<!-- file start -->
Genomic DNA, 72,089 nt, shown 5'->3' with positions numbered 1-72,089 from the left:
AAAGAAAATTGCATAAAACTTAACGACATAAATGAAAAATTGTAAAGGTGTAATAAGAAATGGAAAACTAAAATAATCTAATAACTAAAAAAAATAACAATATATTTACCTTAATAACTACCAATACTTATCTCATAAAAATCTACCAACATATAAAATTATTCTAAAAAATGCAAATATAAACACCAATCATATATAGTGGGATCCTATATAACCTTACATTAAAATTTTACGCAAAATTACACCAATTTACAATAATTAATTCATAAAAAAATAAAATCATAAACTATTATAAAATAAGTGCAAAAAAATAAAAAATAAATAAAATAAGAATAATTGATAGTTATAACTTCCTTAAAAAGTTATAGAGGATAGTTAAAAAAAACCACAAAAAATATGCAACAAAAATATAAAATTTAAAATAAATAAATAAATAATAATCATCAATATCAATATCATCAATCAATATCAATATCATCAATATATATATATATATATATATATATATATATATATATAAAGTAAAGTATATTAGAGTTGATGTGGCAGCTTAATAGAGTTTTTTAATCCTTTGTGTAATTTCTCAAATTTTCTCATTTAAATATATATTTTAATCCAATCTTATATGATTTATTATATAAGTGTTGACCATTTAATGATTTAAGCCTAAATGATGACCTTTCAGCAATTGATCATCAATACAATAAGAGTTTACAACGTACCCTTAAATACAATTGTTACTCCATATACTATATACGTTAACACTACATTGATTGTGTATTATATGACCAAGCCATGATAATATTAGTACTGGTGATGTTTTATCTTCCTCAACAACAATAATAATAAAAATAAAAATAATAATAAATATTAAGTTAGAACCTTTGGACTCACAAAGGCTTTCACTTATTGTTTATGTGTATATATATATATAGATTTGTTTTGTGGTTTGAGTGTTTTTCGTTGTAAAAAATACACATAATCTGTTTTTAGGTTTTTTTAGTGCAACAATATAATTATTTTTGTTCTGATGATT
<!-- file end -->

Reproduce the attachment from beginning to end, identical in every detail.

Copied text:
Genomic DNA, 72,089 nt, shown 5'->3' with positions numbered 1-72,089 from the left:
AAAGAAAATTGCATAAAACTTAACGACATAAATGAAAAATTGTAAAGGTGTAATAAGAAATGGAAAACTAAAATAATCTAATAACTAAAAAAAATAACAATATATTTACCTTAATAACTACCAATACTTATCTCATAAAAATCTACCAACATATAAAATTATTCTAAAAAATGCAAATATAAACACCAATCATATATAGTGGGATCCTATATAACCTTACATTAAAATTTTACGCAAAATTACACCAATTTACAATAATTAATTCATAAAAAAATAAAATCATAAACTATTATAAAATAAGTGCAAAAAAATAAAAAATAAATAAAATAAGAATAATTGATAGTTATAACTTCCTTAAAAAGTTATAGAGGATAGTTAAAAAAAACCACAAAAAATATGCAACAAAAATATAAAATTTAAAATAAATAAATAAATAATAATCATCAATATCAATATCATCAATCAATATCAATATCATCAATATATATATATATATATATATATATATATATATATATAAAGTAAAGTATATTAGAGTTGATGTGGCAGCTTAATAGAGTTTTTTAATCCTTTGTGTAATTTCTCAAATTTTCTCATTTAAATATATATTTTAATCCAATCTTATATGATTTATTATATAAGTGTTGACCATTTAATGATTTAAGCCTAAATGATGACCTTTCAGCAATTGATCATCAATACAATAAGAGTTTACAACGTACCCTTAAATACAATTGTTACTCCATATACTATATACGTTAACACTACATTGATTGTGTATTATATGACCAAGCCATGATAATATTAGTACTGGTGATGTTTTATCTTCCTCAACAACAATAATAATAAAAATAAAAATAATAATAAATATTAAGTTAGAACCTTTGGACTCACAAAGGCTTTCACTTATTGTTTATGTGTATATATATATATAGATTTGTTTTGTGGTTTGAGTGTTTTTCGTTGTAAAAAATACACATAATCTGTTTTTAGGTTTTTTTAGTGCAACAATATAATTATTTTTGTTCTGATGATT